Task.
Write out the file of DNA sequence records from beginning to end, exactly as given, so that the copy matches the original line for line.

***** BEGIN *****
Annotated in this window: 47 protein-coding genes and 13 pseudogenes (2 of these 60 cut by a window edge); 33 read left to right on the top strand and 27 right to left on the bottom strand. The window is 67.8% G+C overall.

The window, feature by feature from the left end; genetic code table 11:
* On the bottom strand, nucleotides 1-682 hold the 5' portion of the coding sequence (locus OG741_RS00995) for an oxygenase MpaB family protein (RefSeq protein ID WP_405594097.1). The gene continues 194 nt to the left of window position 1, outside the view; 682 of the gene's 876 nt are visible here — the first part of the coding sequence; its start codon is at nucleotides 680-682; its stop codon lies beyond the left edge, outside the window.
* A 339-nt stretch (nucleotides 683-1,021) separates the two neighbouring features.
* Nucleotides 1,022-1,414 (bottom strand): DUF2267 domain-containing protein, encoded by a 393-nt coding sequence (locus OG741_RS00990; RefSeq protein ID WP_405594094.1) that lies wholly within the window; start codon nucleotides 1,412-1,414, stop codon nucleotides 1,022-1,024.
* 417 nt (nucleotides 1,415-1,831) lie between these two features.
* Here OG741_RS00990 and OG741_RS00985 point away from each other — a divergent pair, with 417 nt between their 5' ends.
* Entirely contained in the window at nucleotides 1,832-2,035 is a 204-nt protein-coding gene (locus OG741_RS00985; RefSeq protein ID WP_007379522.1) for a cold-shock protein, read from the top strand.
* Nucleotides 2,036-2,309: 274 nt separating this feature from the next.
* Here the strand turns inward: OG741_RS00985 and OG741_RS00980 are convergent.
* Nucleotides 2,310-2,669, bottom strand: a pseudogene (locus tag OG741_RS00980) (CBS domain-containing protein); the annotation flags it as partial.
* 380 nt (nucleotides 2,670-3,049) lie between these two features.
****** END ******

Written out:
Annotated in this window: 47 protein-coding genes and 13 pseudogenes (2 of these 60 cut by a window edge); 33 read left to right on the top strand and 27 right to left on the bottom strand. The window is 67.8% G+C overall.

The window, feature by feature from the left end; genetic code table 11:
* On the bottom strand, nucleotides 1-682 hold the 5' portion of the coding sequence (locus OG741_RS00995) for an oxygenase MpaB family protein (RefSeq protein ID WP_405594097.1). The gene continues 194 nt to the left of window position 1, outside the view; 682 of the gene's 876 nt are visible here — the first part of the coding sequence; its start codon is at nucleotides 680-682; its stop codon lies beyond the left edge, outside the window.
* A 339-nt stretch (nucleotides 683-1,021) separates the two neighbouring features.
* Nucleotides 1,022-1,414 (bottom strand): DUF2267 domain-containing protein, encoded by a 393-nt coding sequence (locus OG741_RS00990; RefSeq protein ID WP_405594094.1) that lies wholly within the window; start codon nucleotides 1,412-1,414, stop codon nucleotides 1,022-1,024.
* 417 nt (nucleotides 1,415-1,831) lie between these two features.
* Here OG741_RS00990 and OG741_RS00985 point away from each other — a divergent pair, with 417 nt between their 5' ends.
* Entirely contained in the window at nucleotides 1,832-2,035 is a 204-nt protein-coding gene (locus OG741_RS00985; RefSeq protein ID WP_007379522.1) for a cold-shock protein, read from the top strand.
* Nucleotides 2,036-2,309: 274 nt separating this feature from the next.
* Here the strand turns inward: OG741_RS00985 and OG741_RS00980 are convergent.
* Nucleotides 2,310-2,669, bottom strand: a pseudogene (locus tag OG741_RS00980) (CBS domain-containing protein); the annotation flags it as partial.
* 380 nt (nucleotides 2,670-3,049) lie between these two features.